In regional hyperthermia a body part such as limb, organ, or body cavity (a hollow space within the body) is heated. These can be heated by arrays of antennas by using different applicators. Sigma blade applicator is a widely used applicator that contains four pairs of dipole antennas in a ring around the patient. Model calculation showed significant enhanced control of power distribution by increasing the antenna number. It also includes the assumption of optimum adjustment of phrases and amplitudes ( Seebass et al., 2001 ). The additional variable would be RF frequency (100–150 MHz).
Whole body hyperthermia is applied to treat metastatic tumor that has spread throughout the body. A steady state of 42 °C is maintained for 1 h along with the acceptable adverse effects. With the help of sedation of general anesthesia, the procedure would be possible. Application of intubation for the safe administration is still under research. In interaction with the various anesthetics, as compared with local regional methods, an entirely different range of toxic effects arises from the systemic stress (Bull et al ., 1982 ; Kerner et al ., 1999 ). A patient weighing about 70 kg at 37 °C has a basal metabolic rate of 85 W and double that at 42 °C; that in itself was enough to raise the body heat within 180 min between 37·5 °C and 42·0 °C. The power distribution is influenced by three-dimensional anatomy. The transforming network might lead to further limitations in antenna control, as the antenna properties at the feed points were disturbed by coupling and imperfect geometry (Wust et al., 2002 ). One of the next generations of commercially available applicator was sigma-Eye applicator consisting of three shorter rings, each with four flat dipole-antenna pairs. Magnetic resonance tomography provides treatment monitoring which could characterize temperature as well as perfusion.
Side effects of regional and whole-body hyperthermia are that it could lead to nausea, vomiting, and diarrhea. In severe cases (rarely) it leads to problems associated with heart, blood vessels, and other major organs. The adverse effects of regional and whole body hyperthermia along with that of other cancer treatments might be possible. But improved technology, experience, and better skills led to fewer side effects. Generally the problems associated with hyperthermia are not serious.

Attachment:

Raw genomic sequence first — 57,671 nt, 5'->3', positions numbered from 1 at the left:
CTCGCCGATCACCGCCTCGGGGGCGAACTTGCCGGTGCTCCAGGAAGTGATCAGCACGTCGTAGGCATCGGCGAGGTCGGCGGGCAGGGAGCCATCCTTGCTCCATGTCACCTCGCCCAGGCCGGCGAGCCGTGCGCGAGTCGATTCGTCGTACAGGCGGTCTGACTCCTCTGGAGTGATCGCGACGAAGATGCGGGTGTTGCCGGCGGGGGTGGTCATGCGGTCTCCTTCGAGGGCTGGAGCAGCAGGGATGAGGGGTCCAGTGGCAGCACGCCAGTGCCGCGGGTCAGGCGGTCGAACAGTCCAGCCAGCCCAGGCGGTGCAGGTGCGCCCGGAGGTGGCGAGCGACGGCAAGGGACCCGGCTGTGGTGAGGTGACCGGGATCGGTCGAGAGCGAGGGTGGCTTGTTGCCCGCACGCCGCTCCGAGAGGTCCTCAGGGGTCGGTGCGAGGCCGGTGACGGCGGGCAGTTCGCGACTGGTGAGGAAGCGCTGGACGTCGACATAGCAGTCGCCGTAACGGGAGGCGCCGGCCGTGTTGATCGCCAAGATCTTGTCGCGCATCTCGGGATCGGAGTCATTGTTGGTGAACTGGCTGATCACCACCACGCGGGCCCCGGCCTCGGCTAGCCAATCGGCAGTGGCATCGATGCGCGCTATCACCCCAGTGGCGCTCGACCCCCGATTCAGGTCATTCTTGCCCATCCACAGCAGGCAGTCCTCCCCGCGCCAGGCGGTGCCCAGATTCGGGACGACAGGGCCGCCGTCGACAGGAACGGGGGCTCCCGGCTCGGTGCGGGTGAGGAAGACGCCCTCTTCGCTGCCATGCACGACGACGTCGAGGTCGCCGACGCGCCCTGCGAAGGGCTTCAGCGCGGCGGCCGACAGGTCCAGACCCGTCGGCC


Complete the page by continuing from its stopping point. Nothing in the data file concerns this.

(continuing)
Hyperthermia enhances the oxygenation and perfusion of hypnotic cells, where the ionizing radiation increases three times more than the normal cells. As a result, radiotherapy activity becomes 1.5–5 times more proficient. Hyperthermia has a direct effect on the tumor cells. It acts mostly in the S phase of the cell cycle at an acidic pH, when the cells are radio-resistant. Hence, radiotherapy and hyperthermia are complementary in their action: free radicals are formed from radiotherapy, which thereby damage the DNA of the tumor cells and hyperthermia inhibits its reparation. Radiation damage inhibited by hyperthermia has been an important factor which leads to the synergistic killing effect of the X-rays and hyperthermia. Before the X-irradiation, heating cells have shown to inhibit the DNA strand breaks as well as the excision of base damage (Kampinga and Konings, 1987 ). Various DNA repair pathways are involved in re-establishment of damage after ionizing irradiation. Heat shock affects the kinetics of all of them. Data reported in 2004 revealed that the thermal inhibition of the non-homologous end-joining pathway plays a role in thermal radio sensitization. However, few data suggested that the homologous recombination pathway may not be the major heat target. Deduction could be the crucial step in the mechanism of radio-sensitization by heat for the inhibition of base-excision (Kampinga et al., 2004 ). Hyperthermia increases the sensitivity of cells towards radiation and drugs and this sensitization is not directly related to altered heat-shock protein (HSP) expression. Elevating HSP prior to heating makes cells thermo-tolerant and changing their expression will automatically affect the extent of thermal action because the HSP will attenuate the heat-induced protein damage, which is responsible for drug sensitization and radiation. Base-excision damage repair and other hypothermic effects on DNA repair occurred due to nuclear protein damage (Kampinga, 2006 ).